First, the differences between the psi-ontological and psi-epistemological positions are so fundamental that, without knowing which one is correct, it’s impossible to know what quantum mechanics is intrinsically referring to. Imagine for a moment that something like the QBist interpretation of quantum mechanics were true. If this emphasis on the observing subject were the correct lesson to learn from quantum physics, then the perfect, objective access to the world that lies at the heart of materialism would lose a lot of wind. Put another way: if QBism or other Copenhagen-like views are correct, there could be enormous surprises waiting for us in our exploration of subject and object, and these would have to be included in any account of mind. On the other hand, old-school materialism – being a particular form of psi-ontology – would by necessity be blind to these kinds of additions.

A second and related point is that, in the absence of experimental evidence, we are left with an irreducible democracy of possibilities. At a 2011 quantum theory meeting, three researchers conducted just such a poll, asking participants: ‘What is your favourite interpretation of quantum mechanics?’ (Six different models got votes, along with some preferences for ‘other’ and ‘no preference’.) As useful as this exercise might be for gauging researchers’ inclinations, holding a referendum for which interpretation should become ‘official’ at the next meeting of the American Physical Society (or the American Philosophical Society) won’t get us any closer to the answers we seek. Nor will stomping our feet, making loud proclamations, or name-dropping our favourite Nobel-prizewinning physicists.

Given these difficulties, one must ask why certain weird alternatives suggested by quantum interpretations are widely preferred over others within the research community. Why does the infinity of parallel universes in the many-worlds interpretation get associated with the sober, hard-nosed position, while including the perceiving subject gets condemned as crossing over to the shores of anti-science at best, or mysticism at worst?

It is in this sense that the unfinished business of quantum mechanics levels the playing field. The high ground of materialism deflates when followed to its quantum mechanical roots, because it then demands the acceptance of metaphysical possibilities that seem no more ‘reasonable’ than other alternatives. Some consciousness researchers might think that they are being hard-nosed and concrete when they appeal to the authority of physics. When pressed on this issue, though, we physicists are often left looking at our feet, smiling sheepishly and mumbling something about ‘it’s complicated’. We know that matter remains mysterious just as mind remains mysterious, and we don’t know what the connections between those mysteries should be. Classifying consciousness as a material problem is tantamount to saying that consciousness, too, remains fundamentally unexplained.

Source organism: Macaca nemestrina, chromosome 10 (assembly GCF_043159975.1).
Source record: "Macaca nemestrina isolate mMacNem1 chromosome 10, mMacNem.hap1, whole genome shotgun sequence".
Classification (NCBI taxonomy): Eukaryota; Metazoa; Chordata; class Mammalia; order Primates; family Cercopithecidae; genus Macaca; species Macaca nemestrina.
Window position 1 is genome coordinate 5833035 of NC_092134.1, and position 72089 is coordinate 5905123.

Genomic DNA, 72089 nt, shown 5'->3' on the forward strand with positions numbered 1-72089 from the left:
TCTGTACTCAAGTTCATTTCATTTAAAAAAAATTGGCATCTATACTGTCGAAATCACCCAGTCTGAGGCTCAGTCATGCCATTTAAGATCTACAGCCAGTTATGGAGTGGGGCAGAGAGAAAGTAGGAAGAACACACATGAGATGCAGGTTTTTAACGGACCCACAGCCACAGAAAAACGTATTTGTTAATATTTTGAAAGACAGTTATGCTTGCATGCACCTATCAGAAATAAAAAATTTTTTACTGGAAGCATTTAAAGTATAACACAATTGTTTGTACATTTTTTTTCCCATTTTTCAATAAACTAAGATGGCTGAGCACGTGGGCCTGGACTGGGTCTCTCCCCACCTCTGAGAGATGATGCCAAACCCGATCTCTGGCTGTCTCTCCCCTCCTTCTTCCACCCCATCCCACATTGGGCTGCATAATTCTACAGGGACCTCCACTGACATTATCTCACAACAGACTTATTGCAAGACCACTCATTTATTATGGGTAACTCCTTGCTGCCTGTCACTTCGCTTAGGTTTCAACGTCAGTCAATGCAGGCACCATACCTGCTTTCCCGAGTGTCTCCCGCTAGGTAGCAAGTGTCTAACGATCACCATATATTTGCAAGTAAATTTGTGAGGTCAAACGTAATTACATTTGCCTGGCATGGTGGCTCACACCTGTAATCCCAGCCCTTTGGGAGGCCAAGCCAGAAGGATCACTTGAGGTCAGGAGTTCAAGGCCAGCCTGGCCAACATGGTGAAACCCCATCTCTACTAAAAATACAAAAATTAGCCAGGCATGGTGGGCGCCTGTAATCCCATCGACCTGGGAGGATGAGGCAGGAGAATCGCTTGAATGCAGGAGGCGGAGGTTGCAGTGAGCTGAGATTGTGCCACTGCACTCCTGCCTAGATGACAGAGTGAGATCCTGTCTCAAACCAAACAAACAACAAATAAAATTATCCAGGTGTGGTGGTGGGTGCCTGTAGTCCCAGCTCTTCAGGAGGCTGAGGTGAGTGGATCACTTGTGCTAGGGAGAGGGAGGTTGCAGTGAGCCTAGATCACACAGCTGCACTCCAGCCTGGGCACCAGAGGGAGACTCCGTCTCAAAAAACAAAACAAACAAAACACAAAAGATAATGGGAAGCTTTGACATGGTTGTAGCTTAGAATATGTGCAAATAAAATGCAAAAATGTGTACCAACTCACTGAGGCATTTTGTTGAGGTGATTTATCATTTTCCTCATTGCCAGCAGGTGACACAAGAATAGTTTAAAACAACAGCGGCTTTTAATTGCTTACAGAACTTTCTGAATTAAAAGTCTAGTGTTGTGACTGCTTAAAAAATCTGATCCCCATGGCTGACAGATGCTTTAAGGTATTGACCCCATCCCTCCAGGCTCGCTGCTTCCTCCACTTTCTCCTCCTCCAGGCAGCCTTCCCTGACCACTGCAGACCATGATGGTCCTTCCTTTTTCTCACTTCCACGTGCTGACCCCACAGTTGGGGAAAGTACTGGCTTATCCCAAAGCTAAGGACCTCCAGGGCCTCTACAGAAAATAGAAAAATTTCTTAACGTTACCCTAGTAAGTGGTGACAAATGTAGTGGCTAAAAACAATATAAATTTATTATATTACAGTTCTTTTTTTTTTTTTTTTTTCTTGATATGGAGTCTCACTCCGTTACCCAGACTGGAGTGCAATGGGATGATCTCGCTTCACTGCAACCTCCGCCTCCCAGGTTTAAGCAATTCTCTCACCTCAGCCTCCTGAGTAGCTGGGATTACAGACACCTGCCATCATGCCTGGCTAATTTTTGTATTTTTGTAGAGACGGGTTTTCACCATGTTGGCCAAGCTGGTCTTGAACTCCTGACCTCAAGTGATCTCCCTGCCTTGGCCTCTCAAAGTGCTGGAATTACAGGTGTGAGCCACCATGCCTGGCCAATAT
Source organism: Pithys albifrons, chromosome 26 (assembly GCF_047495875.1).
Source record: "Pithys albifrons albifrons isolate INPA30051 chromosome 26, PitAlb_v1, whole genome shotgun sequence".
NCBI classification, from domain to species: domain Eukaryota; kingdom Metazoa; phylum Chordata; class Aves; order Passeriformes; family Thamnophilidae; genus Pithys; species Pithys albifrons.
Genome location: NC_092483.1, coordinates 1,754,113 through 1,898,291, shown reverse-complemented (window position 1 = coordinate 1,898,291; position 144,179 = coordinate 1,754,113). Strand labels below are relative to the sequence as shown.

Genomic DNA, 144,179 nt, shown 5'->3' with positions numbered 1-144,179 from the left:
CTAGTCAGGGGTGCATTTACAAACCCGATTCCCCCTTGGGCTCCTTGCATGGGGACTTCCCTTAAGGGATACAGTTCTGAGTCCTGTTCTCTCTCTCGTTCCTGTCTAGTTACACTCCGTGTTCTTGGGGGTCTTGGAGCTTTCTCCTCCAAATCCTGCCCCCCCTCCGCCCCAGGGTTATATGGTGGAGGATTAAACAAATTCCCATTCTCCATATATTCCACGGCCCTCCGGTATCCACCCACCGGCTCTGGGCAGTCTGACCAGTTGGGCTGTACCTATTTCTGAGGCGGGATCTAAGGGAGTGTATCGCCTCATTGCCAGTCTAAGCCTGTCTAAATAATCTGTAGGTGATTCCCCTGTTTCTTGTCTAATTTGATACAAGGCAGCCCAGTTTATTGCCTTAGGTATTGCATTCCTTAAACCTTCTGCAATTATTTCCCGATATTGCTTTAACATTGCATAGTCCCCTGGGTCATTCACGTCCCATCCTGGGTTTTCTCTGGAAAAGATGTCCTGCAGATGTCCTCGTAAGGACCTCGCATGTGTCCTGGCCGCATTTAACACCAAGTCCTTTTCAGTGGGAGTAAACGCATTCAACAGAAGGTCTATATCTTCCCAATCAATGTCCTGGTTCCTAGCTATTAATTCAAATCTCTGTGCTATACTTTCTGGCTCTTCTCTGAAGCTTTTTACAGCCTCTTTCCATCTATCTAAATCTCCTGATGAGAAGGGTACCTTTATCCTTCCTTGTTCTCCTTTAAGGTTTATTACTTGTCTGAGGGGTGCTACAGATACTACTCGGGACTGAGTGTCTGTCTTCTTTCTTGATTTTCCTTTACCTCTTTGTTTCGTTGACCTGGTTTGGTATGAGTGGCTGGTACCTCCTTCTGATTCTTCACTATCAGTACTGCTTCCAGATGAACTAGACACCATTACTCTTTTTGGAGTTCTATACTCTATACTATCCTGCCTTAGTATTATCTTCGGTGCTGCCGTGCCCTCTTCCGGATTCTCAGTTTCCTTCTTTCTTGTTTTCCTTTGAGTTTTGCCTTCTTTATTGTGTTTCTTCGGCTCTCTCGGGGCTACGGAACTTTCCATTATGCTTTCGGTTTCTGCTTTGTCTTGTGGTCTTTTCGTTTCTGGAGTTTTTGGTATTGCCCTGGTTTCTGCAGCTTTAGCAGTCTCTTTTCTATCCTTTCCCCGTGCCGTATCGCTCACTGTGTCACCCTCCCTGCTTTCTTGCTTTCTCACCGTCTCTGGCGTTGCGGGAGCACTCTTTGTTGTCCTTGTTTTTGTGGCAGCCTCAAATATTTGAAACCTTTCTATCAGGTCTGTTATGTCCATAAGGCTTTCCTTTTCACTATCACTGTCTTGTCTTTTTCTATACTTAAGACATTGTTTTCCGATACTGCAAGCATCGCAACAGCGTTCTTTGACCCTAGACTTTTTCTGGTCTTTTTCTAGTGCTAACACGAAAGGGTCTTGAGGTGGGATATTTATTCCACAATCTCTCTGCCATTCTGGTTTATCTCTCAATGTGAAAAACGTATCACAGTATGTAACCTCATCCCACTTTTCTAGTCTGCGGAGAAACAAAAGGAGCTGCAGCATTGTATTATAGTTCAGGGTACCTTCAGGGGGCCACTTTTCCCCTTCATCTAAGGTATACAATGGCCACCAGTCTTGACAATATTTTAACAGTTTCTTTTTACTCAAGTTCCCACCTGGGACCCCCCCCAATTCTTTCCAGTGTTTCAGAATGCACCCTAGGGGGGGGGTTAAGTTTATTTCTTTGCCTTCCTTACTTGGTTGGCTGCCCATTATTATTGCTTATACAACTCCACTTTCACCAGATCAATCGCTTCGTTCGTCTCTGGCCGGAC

Rather than sweeping away the mystery of mind by attributing it to the mechanisms of matter, we can begin to move forward by acknowledging where the multiple interpretations of quantum mechanics leave us. It’s been more than 20 years since the Australian philosopher David Chalmers introduced the idea of a ‘hard problem of consciousness’. Following work by the American philosopher Thomas Nagel, Chalmers pointed to the vividness – the intrinsic presence – of the perceiving subject’s experience as a problem no explanatory account of consciousness seems capable of embracing. Chalmers’s position struck a nerve with many philosophers, articulating the sense that there was fundamentally something more occurring in consciousness than just computing with meat. But what is that ‘more’?

Some consciousness researchers see the hard problem as real but inherently unsolvable; others posit a range of options for its account. Those solutions include possibilities that overly project mind into matter. Consciousness might, for example, be an example of the emergence of a new entity in the Universe not contained in the laws of particles. There is also the more radical possibility that some rudimentary form of consciousness must be added to the list of things, such as mass or electric charge, that the world is built of. Regardless of the direction ‘more’ might take, the unresolved democracy of quantum interpretations means that our current understanding of matter alone is unlikely to explain the nature of mind. It seems just as likely that the opposite will be the case.

While the materialists might continue to wish for the high ground of sobriety and hard-headedness, they should remember the American poet Richard Wilbur’s warning:
Kick at the rock, Sam Johnson, break your bones:
But cloudy, cloudy is the stuff of stones.